Notre Dame is consistently ranked among the nation's finest law schools, and Notre Dame Lawyers practice in all 50 states and internationally. Our graduates are engaged in private practice at law firms large and small, as prosecutors and public defenders, in other branches of government and public service, in business, and in a wide variety of other capacities. We are confident that you will be pleased with the skills and work ethic that Notre Dame Law School graduates provide.
Please use the links on this page to explore the many ways you can interact with our students and graduates. We encourage you to contact Heidi Baguer, Recruiting Program Manager, at 574-631-7398 or via email at email@example.com to discuss your recruiting needs.
- Post a Job/Collect Resume
- About NDLS Students
- Connect with Student Groups
- Visit Notre Dame
- Programming & Events
We invite you to participate in our on-campus interviews and see why Notre Dame students excel in their legal training and stand out with their leadership and service. Each fall, employers have the opportunity to conduct on-campus interviews with second- and third-year students interested in serving as summer associates or in entry-level positions. In the spring, this program is expanded to include first-year students interested in summer associate or internship positions.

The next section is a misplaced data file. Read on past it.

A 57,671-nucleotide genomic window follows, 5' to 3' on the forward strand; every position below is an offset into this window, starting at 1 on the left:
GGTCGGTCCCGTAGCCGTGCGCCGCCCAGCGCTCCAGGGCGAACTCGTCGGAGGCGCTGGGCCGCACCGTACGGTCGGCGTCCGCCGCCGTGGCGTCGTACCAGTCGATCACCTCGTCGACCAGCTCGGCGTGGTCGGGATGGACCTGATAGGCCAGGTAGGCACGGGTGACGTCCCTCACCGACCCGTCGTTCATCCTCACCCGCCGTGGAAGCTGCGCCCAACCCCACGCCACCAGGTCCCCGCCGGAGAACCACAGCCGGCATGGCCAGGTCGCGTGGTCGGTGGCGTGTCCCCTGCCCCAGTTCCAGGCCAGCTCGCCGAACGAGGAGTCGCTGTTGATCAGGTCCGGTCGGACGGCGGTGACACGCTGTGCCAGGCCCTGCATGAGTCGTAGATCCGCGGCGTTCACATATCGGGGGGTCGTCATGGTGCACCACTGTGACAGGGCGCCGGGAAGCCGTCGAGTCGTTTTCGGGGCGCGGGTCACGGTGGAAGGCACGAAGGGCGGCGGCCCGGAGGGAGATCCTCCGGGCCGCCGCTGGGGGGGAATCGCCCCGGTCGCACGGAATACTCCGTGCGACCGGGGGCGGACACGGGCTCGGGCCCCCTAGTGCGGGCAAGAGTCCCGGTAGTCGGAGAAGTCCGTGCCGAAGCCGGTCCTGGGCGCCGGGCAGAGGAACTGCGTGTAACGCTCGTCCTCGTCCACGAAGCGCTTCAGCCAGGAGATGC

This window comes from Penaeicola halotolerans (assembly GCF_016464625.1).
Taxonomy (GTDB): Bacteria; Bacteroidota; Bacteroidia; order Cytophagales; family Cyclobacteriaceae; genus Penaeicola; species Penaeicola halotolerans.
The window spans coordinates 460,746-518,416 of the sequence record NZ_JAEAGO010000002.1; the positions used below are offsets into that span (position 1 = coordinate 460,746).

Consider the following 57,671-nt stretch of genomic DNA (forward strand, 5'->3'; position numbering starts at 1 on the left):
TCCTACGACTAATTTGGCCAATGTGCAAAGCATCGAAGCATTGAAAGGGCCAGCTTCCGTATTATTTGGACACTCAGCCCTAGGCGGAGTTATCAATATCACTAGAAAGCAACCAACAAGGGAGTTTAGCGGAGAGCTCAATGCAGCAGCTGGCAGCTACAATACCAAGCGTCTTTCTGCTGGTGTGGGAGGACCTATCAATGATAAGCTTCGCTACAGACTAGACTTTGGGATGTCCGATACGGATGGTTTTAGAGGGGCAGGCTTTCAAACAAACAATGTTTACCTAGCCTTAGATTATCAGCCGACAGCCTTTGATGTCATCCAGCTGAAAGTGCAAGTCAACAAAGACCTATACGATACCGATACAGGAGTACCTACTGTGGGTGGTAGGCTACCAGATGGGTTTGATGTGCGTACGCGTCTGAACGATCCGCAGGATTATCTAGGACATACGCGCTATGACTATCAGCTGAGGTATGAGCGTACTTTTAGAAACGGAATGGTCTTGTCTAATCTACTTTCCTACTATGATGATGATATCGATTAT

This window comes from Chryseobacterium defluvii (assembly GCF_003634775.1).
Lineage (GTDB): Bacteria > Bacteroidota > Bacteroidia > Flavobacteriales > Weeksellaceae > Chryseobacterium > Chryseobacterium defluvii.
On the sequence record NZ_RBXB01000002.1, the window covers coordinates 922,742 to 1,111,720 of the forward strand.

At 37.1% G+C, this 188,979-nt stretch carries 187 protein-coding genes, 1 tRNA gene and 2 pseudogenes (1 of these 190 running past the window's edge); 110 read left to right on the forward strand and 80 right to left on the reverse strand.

- All in-person interviews take place at the beautiful law school right in the heart of University of Notre Dame's campus.
Need more convincing? To discuss OCI or other recruiting options, please contact Heidi Baguer, Recruiting Program Manager, at 574-631-7398 or via email at firstname.lastname@example.org
If you are unable to come to campus to meet our students in person, we would be happy to collect resumes for your review. Please complete our resume collection request form.
Timing of Offers/Decisions and Recruitment Activities
We do not impose specific policies relating to the timing of offers and decisions or the timing of recruitment activities. We trust our recruiting partners to conduct their efforts in a professional manner that both addresses their business needs and is fair to our students.
In-person and Virtual Interviews
We are happy to help you conduct either in-person or virtual interviews. These interviews can be part of a structured interview program, after a resume collection or any other time you are interested in meeting our students. Email to start the conversation.
Dallas Off-Campus Interview Program
Employers may pre-screen candidates and select individuals to fill 100% of their schedule. There is no minimum number of slots to fill. We customize every schedule every time and are happy to accommodate any employer preferences.